This brings us to persisted queries, one of the most powerful tool in our GraphQL toolkit. Persisted queries allow us to analyze, validate, parse, cache, anything really, ahead of time. At runtime, queries can be ran by using a simple identifier instead of sending the full query string. This is a really powerful way of using GraphQL.

In theory gqless could make these queries work, by registering all possible variations at runtime, but the whole whitelisted / pre-validated approach has to be reconsidered.

For the same reason I don’t particularly enjoy GraphQL query builders:

Abstracting away the GraphQL query language is not a feature to me, and it makes things more unpredictable and also harder to reason about The bottom line here to me is that a predictive & declarative approach to GraphQL is generally one that will avoid pains down the line.

Hiding The Network

The RPC world has battled with this forever. On one end, hiding the complexity of a network call feels great. On the other end, if we hide it too much, we risk mistaking remote calls for local calls (a javascript function call for example).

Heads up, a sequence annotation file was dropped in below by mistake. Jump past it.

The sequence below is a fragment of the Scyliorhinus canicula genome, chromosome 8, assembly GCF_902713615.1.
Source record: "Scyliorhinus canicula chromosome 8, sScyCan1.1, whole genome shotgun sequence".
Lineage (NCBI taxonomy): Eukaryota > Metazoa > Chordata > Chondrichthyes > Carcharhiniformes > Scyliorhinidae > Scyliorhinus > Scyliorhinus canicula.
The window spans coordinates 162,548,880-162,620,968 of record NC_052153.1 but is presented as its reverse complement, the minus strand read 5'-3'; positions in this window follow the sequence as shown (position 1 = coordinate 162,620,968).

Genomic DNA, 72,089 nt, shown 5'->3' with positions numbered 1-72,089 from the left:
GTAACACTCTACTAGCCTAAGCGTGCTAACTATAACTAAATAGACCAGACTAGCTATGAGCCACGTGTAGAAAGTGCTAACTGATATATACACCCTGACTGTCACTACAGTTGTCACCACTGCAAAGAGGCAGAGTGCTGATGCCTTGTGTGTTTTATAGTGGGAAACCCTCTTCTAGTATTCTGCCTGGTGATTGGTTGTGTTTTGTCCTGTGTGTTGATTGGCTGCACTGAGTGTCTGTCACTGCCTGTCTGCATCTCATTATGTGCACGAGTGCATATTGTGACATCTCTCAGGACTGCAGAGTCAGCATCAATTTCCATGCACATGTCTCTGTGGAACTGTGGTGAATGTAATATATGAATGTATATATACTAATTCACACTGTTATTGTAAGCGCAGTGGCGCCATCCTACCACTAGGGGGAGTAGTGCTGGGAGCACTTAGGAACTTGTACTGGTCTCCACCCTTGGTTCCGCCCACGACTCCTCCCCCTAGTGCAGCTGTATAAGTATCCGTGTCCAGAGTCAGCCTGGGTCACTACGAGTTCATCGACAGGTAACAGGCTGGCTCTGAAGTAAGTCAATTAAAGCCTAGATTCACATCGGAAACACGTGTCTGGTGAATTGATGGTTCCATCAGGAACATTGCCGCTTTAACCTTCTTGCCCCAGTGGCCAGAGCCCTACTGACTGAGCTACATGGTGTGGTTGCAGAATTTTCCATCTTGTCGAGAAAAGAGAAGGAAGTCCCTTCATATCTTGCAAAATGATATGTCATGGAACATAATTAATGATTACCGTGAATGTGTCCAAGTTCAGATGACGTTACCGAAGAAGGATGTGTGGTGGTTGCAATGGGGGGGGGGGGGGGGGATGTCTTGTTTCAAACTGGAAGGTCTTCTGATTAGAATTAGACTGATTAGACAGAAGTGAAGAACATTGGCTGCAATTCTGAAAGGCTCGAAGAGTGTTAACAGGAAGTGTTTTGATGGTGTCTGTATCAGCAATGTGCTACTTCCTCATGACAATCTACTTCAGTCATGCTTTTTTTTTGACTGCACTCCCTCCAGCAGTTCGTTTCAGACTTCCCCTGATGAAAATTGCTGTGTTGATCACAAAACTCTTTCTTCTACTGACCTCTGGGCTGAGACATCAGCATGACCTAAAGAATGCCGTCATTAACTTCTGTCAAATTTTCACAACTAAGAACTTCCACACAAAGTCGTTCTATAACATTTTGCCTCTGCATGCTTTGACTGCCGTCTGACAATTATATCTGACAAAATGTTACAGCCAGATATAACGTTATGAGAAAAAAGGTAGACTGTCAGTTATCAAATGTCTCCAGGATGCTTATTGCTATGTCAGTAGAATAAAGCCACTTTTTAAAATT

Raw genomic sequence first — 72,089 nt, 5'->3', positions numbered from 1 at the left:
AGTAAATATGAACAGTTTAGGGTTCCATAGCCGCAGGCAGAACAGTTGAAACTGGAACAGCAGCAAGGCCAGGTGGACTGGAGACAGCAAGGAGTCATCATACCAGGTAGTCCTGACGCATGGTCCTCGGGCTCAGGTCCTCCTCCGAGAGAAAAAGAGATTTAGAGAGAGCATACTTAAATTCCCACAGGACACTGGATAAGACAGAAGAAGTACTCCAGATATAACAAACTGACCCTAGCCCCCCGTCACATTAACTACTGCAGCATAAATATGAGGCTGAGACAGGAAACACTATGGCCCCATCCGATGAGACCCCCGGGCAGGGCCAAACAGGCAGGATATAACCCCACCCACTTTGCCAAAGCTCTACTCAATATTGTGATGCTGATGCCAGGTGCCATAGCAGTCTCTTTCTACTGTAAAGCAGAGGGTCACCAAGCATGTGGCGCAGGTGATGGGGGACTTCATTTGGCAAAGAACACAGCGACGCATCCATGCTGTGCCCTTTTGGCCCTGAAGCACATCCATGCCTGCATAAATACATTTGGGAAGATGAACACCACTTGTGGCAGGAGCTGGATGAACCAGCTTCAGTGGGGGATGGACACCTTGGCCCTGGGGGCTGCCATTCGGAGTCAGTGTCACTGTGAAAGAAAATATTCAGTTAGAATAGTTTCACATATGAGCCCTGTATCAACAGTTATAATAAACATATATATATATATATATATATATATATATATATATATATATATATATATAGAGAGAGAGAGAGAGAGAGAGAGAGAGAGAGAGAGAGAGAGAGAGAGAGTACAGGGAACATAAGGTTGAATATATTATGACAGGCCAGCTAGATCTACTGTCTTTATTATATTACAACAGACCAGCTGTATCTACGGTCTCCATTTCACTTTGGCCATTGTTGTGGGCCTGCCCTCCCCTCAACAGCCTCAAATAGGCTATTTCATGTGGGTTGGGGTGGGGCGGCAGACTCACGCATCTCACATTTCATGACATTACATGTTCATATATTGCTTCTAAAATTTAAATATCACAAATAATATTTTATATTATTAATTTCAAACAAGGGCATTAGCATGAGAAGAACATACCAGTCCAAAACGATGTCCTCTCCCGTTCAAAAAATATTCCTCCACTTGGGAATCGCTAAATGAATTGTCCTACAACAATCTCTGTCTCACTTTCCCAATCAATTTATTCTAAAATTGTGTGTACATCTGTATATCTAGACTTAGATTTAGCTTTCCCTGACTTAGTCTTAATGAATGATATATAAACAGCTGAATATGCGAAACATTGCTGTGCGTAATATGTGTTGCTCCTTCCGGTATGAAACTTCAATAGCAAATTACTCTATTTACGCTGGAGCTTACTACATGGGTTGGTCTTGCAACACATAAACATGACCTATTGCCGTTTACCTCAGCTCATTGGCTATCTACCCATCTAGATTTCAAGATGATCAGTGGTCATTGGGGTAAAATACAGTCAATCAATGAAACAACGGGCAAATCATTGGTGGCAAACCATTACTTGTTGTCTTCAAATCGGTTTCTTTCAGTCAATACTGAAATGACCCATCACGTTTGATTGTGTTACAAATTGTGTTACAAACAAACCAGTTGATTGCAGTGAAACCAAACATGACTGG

In Building Microservices, Sam Newman puts this beautifully:

The core idea of RPC is to hide the complexity of a remote call. Many implementations of RPC, though, hide too much. The drive in some forms of RPC to make remote method calls look like local method calls hides the fact that these two things are very different. I can make large numbers of local, in-process calls without worrying overly about the performance. With RPC, though, the cost of marshalling and un-marshalling payloads can be significant, not to mention the time taken to send things over the network.

Newman, Sam. Building Microservices: Designing Fine-Grained Systems . O’Reilly Media. Kindle Edition.

I think that remains true with GraphQL. GraphQL performance is honestly a very tricky subject, and being able to see when you’re adding fields to a GraphQL query and how you’re querying things is important. Add debugging to this and I’d rather have the GraphQL query right in front of me.

GraphQL-Powered Liquid Templates

Here’s an interesting story: In 2017, during a Shopify “Hack Days”, a few days where employees can work on an idea for a few days, I had the idea of building GraphQL-powered liquid templates in which users could simply use variables and they would be auto-magically filled in by a GraphQL query behind the scene.